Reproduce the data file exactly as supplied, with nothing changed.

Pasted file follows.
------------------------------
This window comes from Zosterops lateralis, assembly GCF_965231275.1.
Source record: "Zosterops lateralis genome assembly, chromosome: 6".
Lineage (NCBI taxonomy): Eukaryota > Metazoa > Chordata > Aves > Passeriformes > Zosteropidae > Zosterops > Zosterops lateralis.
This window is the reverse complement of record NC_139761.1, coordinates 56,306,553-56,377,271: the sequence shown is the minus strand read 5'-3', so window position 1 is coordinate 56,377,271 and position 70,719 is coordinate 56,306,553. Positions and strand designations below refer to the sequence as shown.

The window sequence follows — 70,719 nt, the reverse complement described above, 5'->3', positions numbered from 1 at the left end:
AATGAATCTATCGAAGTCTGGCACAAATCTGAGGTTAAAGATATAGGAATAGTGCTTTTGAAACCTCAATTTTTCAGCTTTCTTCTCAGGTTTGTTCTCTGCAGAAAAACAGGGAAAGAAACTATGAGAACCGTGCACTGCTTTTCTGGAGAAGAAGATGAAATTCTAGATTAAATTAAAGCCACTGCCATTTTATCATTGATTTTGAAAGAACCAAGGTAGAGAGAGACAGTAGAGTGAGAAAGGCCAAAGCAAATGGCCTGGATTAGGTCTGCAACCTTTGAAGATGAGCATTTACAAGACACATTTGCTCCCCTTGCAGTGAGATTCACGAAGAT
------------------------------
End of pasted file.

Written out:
This window comes from Zosterops lateralis, assembly GCF_965231275.1.
Source record: "Zosterops lateralis genome assembly, chromosome: 6".
Lineage (NCBI taxonomy): Eukaryota > Metazoa > Chordata > Aves > Passeriformes > Zosteropidae > Zosterops > Zosterops lateralis.
This window is the reverse complement of record NC_139761.1, coordinates 56,306,553-56,377,271: the sequence shown is the minus strand read 5'-3', so window position 1 is coordinate 56,377,271 and position 70,719 is coordinate 56,306,553. Positions and strand designations below refer to the sequence as shown.

The window sequence follows — 70,719 nt, the reverse complement described above, 5'->3', positions numbered from 1 at the left end:
AATGAATCTATCGAAGTCTGGCACAAATCTGAGGTTAAAGATATAGGAATAGTGCTTTTGAAACCTCAATTTTTCAGCTTTCTTCTCAGGTTTGTTCTCTGCAGAAAAACAGGGAAAGAAACTATGAGAACCGTGCACTGCTTTTCTGGAGAAGAAGATGAAATTCTAGATTAAATTAAAGCCACTGCCATTTTATCATTGATTTTGAAAGAACCAAGGTAGAGAGAGACAGTAGAGTGAGAAAGGCCAAAGCAAATGGCCTGGATTAGGTCTGCAACCTTTGAAGATGAGCATTTACAAGACACATTTGCTCCCCTTGCAGTGAGATTCACGAAGAT